History and Culture of the Comores

This account of the history and culture of the Comores was kindly contributed by
Sultan Chouzour & Dr Mbaé Toyb of Moroni.
English tranlation by Claire Spottiswoode.

“Djazirat et Komr” or “Islands of the Moon” – so the Arab navigators of the Middle Ages dubbed this archipelago at the end of the earth. It is far from easy nowadays to disentangle the origins of this name! Certainly, the tropical nights do indeed appear to reflect “Magellan’s Clouds” which illuminated the uncertain way of those who intrepidly navigated the southern seas and first colonised these islands during the sixth century.
Less well understood, perhaps, is the shroud of mystery that continues to cloak these islands, among the less well-known of the western Indian Ocean region despite their privileged position between Madagascar and the African continent. Certainly, given its position at the northern end of the Mozambique channel through which pass enormous oil tankers en route from the Gulf states to Europe, the archipelago is regarded as eminently strategic.
 

History and Society

Relative to that of one its most famous inhabitants, the coelacanth – an ancient fish which has remained virtually unchanged for more than three hundred million years and which still prospers in the depths of Comorien waters – the history of the Archipelago is recent indeed! Yet, relative to that of the neighbouring Mascarenes, for example, the islands’ not inconsiderable history can rightly inspire in its inhabitants a certain pride in belonging to a long-established culture. Certainly, a large part can be attributable to myths and legends – among them the sovereignty of Solomon, David’s son! In more recent times, some authors suggest, the archipelago has received visits from Phoenicians, Jews and Greeks.

Though the archeology of the Comores remains much disputed, it is reasonably well established that the peopling of the Comores dates to the sixth century. It probably began with colonisation by negroid peoples from the coast of East Africa, followed by Indonesians and Arabs from the Hadramaout and from Oman. During the twelfth century, people from the Chiraz of Persia made their arrival on the Archipelago. All these (and most notably those of the Hadramaout) made their contribution to the brilliant and prosperous Swahili civilisation which brought fame and development to the numerous cities of the African coast and the Indian Ocean Islands, among them Mogadiscio, Zanzibar, Kilwa, Lamu and, on the Comores, Moroni, Mutsamudu, Domoni, Mitsamiouli, Mwali-Mdjini and Sima.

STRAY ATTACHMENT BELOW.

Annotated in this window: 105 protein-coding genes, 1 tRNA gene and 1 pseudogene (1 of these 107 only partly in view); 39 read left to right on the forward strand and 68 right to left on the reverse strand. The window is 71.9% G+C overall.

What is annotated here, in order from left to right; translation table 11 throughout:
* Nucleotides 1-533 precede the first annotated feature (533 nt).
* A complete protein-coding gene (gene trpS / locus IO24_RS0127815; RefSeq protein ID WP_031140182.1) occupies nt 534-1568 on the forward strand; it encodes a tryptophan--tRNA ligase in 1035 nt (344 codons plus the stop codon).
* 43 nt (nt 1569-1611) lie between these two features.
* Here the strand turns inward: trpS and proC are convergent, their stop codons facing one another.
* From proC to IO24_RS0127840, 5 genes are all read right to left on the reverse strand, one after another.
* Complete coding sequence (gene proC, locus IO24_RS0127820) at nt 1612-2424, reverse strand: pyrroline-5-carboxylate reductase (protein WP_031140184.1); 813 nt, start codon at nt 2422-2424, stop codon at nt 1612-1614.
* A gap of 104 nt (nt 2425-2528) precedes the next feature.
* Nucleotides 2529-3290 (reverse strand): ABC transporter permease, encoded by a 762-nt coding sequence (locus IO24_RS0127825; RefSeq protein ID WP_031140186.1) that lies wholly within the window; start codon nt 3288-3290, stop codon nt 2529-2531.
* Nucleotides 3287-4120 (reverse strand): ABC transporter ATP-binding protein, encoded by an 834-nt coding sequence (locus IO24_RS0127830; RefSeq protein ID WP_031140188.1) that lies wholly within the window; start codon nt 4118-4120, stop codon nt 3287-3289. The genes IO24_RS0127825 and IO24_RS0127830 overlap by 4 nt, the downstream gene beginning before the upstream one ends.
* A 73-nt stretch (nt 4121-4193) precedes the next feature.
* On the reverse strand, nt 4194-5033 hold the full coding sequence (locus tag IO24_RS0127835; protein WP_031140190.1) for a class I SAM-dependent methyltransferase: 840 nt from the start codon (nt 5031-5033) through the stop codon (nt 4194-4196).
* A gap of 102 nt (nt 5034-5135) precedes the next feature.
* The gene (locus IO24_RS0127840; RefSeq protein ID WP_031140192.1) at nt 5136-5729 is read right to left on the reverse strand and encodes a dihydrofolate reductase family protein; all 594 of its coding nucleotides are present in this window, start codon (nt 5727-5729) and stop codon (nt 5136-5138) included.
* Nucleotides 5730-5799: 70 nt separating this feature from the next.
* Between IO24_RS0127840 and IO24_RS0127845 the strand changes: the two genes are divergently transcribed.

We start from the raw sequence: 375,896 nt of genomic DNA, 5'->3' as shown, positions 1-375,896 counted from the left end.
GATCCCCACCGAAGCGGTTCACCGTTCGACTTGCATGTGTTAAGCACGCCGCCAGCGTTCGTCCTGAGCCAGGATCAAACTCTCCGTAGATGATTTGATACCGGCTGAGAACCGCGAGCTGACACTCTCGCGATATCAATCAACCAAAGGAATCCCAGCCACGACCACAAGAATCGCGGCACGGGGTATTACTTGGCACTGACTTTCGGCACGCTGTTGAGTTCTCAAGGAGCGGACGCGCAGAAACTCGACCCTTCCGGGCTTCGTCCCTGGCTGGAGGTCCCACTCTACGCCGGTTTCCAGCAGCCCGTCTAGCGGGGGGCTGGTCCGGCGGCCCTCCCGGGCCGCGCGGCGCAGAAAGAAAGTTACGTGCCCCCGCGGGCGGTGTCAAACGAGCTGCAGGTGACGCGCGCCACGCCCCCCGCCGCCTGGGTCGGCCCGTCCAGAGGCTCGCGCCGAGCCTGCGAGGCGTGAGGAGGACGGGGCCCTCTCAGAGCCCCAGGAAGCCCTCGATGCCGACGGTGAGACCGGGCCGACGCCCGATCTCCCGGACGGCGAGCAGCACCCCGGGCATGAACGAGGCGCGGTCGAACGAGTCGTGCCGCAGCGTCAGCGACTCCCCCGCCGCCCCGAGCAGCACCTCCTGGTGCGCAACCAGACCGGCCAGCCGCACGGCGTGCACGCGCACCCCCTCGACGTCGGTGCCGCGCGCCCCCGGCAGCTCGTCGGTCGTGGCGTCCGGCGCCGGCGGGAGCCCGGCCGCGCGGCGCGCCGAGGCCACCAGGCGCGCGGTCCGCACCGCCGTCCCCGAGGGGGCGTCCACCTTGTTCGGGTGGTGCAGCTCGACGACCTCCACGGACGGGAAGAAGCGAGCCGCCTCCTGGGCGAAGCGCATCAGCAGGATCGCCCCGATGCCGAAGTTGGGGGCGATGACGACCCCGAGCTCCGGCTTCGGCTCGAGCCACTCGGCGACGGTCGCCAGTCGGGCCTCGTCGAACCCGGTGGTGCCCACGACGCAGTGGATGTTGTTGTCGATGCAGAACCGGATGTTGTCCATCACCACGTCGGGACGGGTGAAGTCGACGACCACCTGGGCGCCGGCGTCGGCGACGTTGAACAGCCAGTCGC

At the dawn of the sixteenth century, the Portuguese who rounded the Cape of Good Hope en route to the East Indies often made stops on the Archipelago, notably on Grande Comore. Yet, little trace of their passages remain – just a few tombs crowned by crosses – and their influence was negligible. The Arabo-Chirazians, by contrasts, established strategic matrimonial links with the ruling chieftans or mabedjas. Hence, in addition to their propagation of Islam, they introduced a new political organisation based on sultanates, which ultimately replaced the traditional Bantu system.

A relative prosperity then ensued on the islands. Peace was interrupted only by dynastic conflicts and, towards the end of the 18th century, by the Malagasy raids which sought menial labour for the colonial plantations of the Mascarenes. The fortresses which protect the capital cities of the sultanates date from this era, and indeed a number of towns mounted particularly heroic defenses against their invaders.

The islands, bled dry by the Malagasy raids and divided by dynastic conflicts, hence became easy an easy victim for a yet more enterprising invader, France. During the course of the 19th century, France extended its domination on the islands of the region, thus superceding the English and Germans who had already settled on some of the Comoro islands.

Despite their independence in 1975, the Comores continue to suffer the effects of a somewhat ineffectual decolonisation. Indeed, Mayotte remains under French administration today, whereas the islands of Mohéli, Grande Comore and Anjouan form the Islamic Federal Republic of the Comores (RFIC).
 
Royal Museum for Central Africa, 2001
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